Mr. Plaskitt: The first growth fund contracts have been signed in the last few weeks and terms have been agreed with a further 20 organisations, including five in the north-west. Negotiations continue with all other organisations that were successful at the evaluation stage, including a further 12 in the north-west. I think that my hon. Friend can her tell constituents that the situation should improve, once the growth fund contracts begin to come into operation. They will lead to many more affordable loans being available to them, so they should be able to avoid the extortionate interest rates levied by the doorstep lenders and the loan sharks.

Mr. Henry Bellingham (North-West Norfolk) (Con): Does the Minister agree that one of the biggest problems is that arising from inaccurate information contained in many of the adverts that promote credit and other cards? Quite often, the technical terms disguise the actual annual credit and interest figure.

Mr. Plaskitt: The hon. Gentleman knows that I have got previous on this—I campaigned very hard on the subject in my previous capacity, when I served on the Treasury Select Committee—and he will know that the Government have responded to some of the issues that the Committee raised and some changes were made under the Consumer Credit Act 2006, which has improved the situation. In my personal view, although this is no longer my ministerial responsibility, a great deal more is still to be done.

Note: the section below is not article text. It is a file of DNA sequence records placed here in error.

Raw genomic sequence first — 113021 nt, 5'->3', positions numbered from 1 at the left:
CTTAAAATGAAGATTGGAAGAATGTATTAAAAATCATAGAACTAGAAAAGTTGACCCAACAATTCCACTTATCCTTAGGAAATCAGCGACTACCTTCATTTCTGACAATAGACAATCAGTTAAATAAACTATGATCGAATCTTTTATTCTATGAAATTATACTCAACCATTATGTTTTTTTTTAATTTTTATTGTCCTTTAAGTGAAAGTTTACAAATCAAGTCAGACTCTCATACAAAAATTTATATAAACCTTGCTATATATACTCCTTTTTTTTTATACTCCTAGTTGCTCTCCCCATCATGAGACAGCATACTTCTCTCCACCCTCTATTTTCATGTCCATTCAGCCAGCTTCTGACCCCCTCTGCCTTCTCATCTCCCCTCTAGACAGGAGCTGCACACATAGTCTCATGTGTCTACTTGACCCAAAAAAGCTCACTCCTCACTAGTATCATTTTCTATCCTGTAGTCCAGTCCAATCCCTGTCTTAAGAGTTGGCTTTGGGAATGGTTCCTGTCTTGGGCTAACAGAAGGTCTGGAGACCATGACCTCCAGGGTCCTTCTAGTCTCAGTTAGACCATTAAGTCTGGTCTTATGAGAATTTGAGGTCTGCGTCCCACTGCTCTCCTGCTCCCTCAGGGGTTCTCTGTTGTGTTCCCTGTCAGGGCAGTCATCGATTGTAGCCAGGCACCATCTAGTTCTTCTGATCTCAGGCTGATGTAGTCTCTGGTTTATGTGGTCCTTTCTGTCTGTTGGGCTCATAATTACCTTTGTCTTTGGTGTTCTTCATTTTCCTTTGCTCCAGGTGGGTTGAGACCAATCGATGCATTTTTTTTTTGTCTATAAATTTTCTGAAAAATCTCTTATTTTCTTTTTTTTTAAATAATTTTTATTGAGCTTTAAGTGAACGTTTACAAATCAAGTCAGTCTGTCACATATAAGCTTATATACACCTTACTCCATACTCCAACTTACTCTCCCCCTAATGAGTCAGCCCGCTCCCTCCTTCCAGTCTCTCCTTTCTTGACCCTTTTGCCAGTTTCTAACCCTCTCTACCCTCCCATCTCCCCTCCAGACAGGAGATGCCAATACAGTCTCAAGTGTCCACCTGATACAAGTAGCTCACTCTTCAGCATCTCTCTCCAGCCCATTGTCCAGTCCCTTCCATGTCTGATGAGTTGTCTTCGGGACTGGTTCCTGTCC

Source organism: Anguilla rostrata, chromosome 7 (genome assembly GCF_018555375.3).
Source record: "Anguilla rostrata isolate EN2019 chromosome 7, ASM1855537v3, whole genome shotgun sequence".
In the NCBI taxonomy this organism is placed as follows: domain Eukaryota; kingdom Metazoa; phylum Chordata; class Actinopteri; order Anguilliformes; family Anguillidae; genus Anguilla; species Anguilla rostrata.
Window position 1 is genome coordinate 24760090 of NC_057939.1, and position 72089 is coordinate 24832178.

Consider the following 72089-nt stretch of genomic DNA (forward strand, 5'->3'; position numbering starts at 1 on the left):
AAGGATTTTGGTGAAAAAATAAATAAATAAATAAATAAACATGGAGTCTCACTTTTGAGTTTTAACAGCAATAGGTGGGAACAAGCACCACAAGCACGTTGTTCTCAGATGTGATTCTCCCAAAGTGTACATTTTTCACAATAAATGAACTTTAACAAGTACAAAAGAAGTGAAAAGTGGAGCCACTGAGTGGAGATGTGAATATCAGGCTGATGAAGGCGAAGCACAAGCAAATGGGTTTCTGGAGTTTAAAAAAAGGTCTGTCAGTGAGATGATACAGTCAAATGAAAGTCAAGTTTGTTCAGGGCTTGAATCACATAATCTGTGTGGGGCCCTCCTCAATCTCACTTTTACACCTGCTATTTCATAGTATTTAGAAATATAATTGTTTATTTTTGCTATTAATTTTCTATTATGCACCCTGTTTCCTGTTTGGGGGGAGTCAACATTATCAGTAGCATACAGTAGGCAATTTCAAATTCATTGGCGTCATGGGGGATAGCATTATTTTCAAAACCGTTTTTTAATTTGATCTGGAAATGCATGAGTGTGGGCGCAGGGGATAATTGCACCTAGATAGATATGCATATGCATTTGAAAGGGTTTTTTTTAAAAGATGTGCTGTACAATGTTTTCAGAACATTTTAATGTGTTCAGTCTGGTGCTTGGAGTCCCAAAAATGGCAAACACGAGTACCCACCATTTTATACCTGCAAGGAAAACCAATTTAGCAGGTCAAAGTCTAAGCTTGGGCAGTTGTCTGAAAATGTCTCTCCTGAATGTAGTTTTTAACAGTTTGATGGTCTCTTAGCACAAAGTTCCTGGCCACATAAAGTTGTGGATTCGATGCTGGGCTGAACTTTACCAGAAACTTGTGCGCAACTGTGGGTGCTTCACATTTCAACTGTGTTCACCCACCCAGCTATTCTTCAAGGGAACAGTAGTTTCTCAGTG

Alison Seabeck (Plymouth, Devonport) (Lab): The recent Joseph Rowntree Foundation report on child poverty highlighted the importance of the availability of affordable credit. The three credit unions in Plymouth make their services known largely by word of mouth, and there are real concerns that they are not reaching all the people who are at greatest risk from loan sharks. Does the Minister intend any of the growth fund moneys to be specifically directed at publicising the services available and offered by credit unions nationally?

Mr. Plaskitt: I can help my hon. Friend. What we are doing through the growth fund, of course, is receiving bids that come from credit unions and groups of credit unions, including some in her own part of the world. Many of them are including publicity campaigns in the bids that they put to us and in the contracts that we are negotiating with them. She is quite right to identify the
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problem, and I hope that the money we are investing with the growth fund will go a long way to improve the situation.

Incapacity Benefit

11. Danny Alexander (Inverness, Nairn, Badenoch and Strathspey) (LD): What assessment he has made of the effectiveness of pathways to work for people whose primary reason for being on incapacity benefit is mental ill-health. [83308]

The Secretary of State for Work and Pensions (Mr. John Hutton): Pathways to work pilot schemes have currently helped at least 6,130 people with mental health problems back into work.

Danny Alexander: I am very grateful indeed to the Secretary of State for that reply, but he will be aware of the evaluation of the pathways to work scheme carried out by the Institute for Fiscal Studies, published in research report 354, which states: